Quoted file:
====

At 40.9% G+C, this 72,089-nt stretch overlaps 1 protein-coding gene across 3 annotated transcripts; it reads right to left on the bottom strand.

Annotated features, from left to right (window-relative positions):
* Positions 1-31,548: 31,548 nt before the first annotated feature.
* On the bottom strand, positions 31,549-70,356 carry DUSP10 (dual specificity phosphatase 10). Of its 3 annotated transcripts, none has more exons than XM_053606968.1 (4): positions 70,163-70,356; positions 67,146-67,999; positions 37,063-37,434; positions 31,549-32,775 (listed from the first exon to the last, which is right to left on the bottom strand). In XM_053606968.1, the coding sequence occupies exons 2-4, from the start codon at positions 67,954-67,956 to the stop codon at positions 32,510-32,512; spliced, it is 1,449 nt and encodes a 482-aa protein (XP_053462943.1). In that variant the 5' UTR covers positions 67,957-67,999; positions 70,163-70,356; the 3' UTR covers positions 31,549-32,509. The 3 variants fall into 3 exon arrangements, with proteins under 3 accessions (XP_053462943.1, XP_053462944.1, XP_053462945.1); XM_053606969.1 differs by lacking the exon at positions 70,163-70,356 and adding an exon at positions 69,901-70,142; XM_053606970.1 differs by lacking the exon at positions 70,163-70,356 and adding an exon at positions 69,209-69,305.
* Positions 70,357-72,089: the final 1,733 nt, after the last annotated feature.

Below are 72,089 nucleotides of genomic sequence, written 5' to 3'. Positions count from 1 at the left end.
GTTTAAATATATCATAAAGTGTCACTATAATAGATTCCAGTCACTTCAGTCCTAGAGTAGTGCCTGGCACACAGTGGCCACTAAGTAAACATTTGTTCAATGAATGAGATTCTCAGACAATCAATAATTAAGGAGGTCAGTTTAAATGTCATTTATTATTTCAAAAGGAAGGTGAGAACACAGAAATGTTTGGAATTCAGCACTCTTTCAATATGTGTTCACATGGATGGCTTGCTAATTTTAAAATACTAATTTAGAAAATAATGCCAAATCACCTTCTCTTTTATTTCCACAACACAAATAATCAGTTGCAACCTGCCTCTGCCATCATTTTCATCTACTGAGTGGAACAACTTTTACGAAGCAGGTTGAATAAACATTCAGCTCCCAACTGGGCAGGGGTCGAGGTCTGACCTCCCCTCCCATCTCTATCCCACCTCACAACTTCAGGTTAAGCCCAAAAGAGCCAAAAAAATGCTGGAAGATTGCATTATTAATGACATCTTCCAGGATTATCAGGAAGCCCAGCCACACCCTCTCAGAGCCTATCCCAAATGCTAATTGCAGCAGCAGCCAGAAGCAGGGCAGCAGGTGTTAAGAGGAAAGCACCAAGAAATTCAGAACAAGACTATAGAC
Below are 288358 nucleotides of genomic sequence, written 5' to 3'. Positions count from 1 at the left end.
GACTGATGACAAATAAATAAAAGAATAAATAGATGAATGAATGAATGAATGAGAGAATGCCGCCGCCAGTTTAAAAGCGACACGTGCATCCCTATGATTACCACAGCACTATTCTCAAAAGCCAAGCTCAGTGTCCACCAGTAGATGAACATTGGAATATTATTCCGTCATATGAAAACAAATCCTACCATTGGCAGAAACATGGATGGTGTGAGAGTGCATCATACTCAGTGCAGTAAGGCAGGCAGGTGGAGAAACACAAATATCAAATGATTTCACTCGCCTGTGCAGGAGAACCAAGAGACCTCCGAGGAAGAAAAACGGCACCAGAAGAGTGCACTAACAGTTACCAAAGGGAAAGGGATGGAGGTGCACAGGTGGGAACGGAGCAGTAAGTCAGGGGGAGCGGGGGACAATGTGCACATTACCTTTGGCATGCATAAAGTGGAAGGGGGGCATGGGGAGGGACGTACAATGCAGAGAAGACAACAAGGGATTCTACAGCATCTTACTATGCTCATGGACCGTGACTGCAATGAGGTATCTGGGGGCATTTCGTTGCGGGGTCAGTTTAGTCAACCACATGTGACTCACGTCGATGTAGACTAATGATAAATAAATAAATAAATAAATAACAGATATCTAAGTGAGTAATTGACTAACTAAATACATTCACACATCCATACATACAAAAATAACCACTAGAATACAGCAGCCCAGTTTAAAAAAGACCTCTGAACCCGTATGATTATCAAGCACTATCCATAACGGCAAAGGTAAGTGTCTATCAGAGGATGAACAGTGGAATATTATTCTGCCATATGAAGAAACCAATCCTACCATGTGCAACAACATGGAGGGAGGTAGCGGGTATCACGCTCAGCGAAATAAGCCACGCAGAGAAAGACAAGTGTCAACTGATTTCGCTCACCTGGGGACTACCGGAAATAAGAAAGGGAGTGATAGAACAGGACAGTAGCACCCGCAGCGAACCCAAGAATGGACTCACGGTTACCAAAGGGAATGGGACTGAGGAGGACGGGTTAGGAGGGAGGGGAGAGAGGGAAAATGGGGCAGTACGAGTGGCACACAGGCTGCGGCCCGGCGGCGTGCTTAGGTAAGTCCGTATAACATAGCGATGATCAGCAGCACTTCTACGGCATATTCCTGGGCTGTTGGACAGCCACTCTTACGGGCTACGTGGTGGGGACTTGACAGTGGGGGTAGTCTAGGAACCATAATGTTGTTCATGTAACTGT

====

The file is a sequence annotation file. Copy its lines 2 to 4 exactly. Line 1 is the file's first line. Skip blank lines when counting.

Annotated features, from left to right (window-relative positions):
* Positions 1-31,548: 31,548 nt before the first annotated feature.
* On the bottom strand, positions 31,549-70,356 carry DUSP10 (dual specificity phosphatase 10). Of its 3 annotated transcripts, none has more exons than XM_053606968.1 (4): positions 70,163-70,356; positions 67,146-67,999; positions 37,063-37,434; positions 31,549-32,775 (listed from the first exon to the last, which is right to left on the bottom strand). In XM_053606968.1, the coding sequence occupies exons 2-4, from the start codon at positions 67,954-67,956 to the stop codon at positions 32,510-32,512; spliced, it is 1,449 nt and encodes a 482-aa protein (XP_053462943.1). In that variant the 5' UTR covers positions 67,957-67,999; positions 70,163-70,356; the 3' UTR covers positions 31,549-32,509. The 3 variants fall into 3 exon arrangements, with proteins under 3 accessions (XP_053462943.1, XP_053462944.1, XP_053462945.1); XM_053606969.1 differs by lacking the exon at positions 70,163-70,356 and adding an exon at positions 69,901-70,142; XM_053606970.1 differs by lacking the exon at positions 70,163-70,356 and adding an exon at positions 69,209-69,305.